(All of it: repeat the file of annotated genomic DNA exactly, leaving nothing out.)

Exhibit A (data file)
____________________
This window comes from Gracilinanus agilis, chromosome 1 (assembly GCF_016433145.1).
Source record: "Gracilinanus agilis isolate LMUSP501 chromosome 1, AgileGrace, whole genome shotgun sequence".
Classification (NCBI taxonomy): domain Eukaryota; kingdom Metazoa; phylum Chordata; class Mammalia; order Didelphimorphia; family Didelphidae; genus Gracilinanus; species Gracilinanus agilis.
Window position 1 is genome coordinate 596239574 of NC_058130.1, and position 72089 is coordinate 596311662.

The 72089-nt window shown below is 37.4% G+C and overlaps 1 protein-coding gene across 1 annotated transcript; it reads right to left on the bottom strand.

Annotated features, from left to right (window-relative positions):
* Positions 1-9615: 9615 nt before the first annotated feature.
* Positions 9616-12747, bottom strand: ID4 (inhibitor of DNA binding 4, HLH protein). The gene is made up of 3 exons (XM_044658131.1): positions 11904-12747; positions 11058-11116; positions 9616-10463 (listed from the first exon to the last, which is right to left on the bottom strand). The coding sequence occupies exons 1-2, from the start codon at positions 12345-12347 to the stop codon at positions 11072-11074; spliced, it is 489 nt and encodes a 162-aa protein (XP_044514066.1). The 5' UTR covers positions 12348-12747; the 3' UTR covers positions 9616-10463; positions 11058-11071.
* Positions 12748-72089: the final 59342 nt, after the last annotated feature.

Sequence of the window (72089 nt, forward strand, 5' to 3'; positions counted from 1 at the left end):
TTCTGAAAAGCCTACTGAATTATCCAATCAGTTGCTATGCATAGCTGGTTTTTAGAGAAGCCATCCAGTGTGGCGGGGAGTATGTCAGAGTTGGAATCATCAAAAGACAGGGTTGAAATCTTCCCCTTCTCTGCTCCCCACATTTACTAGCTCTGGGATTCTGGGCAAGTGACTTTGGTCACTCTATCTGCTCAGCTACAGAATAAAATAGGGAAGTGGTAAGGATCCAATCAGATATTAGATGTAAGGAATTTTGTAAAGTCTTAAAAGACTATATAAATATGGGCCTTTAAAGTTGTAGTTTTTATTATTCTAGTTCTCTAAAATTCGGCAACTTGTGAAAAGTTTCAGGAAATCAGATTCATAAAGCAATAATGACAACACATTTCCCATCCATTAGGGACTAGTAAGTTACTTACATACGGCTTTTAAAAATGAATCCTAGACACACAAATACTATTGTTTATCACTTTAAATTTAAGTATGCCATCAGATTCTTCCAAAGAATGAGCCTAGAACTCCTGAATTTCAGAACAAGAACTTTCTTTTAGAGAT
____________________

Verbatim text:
This window comes from Gracilinanus agilis, chromosome 1 (assembly GCF_016433145.1).
Source record: "Gracilinanus agilis isolate LMUSP501 chromosome 1, AgileGrace, whole genome shotgun sequence".
Classification (NCBI taxonomy): domain Eukaryota; kingdom Metazoa; phylum Chordata; class Mammalia; order Didelphimorphia; family Didelphidae; genus Gracilinanus; species Gracilinanus agilis.
Window position 1 is genome coordinate 596239574 of NC_058130.1, and position 72089 is coordinate 596311662.

The 72089-nt window shown below is 37.4% G+C and overlaps 1 protein-coding gene across 1 annotated transcript; it reads right to left on the bottom strand.

Annotated features, from left to right (window-relative positions):
* Positions 1-9615: 9615 nt before the first annotated feature.
* Positions 9616-12747, bottom strand: ID4 (inhibitor of DNA binding 4, HLH protein). The gene is made up of 3 exons (XM_044658131.1): positions 11904-12747; positions 11058-11116; positions 9616-10463 (listed from the first exon to the last, which is right to left on the bottom strand). The coding sequence occupies exons 1-2, from the start codon at positions 12345-12347 to the stop codon at positions 11072-11074; spliced, it is 489 nt and encodes a 162-aa protein (XP_044514066.1). The 5' UTR covers positions 12348-12747; the 3' UTR covers positions 9616-10463; positions 11058-11071.
* Positions 12748-72089: the final 59342 nt, after the last annotated feature.

Sequence of the window (72089 nt, forward strand, 5' to 3'; positions counted from 1 at the left end):
TTCTGAAAAGCCTACTGAATTATCCAATCAGTTGCTATGCATAGCTGGTTTTTAGAGAAGCCATCCAGTGTGGCGGGGAGTATGTCAGAGTTGGAATCATCAAAAGACAGGGTTGAAATCTTCCCCTTCTCTGCTCCCCACATTTACTAGCTCTGGGATTCTGGGCAAGTGACTTTGGTCACTCTATCTGCTCAGCTACAGAATAAAATAGGGAAGTGGTAAGGATCCAATCAGATATTAGATGTAAGGAATTTTGTAAAGTCTTAAAAGACTATATAAATATGGGCCTTTAAAGTTGTAGTTTTTATTATTCTAGTTCTCTAAAATTCGGCAACTTGTGAAAAGTTTCAGGAAATCAGATTCATAAAGCAATAATGACAACACATTTCCCATCCATTAGGGACTAGTAAGTTACTTACATACGGCTTTTAAAAATGAATCCTAGACACACAAATACTATTGTTTATCACTTTAAATTTAAGTATGCCATCAGATTCTTCCAAAGAATGAGCCTAGAACTCCTGAATTTCAGAACAAGAACTTTCTTTTAGAGAT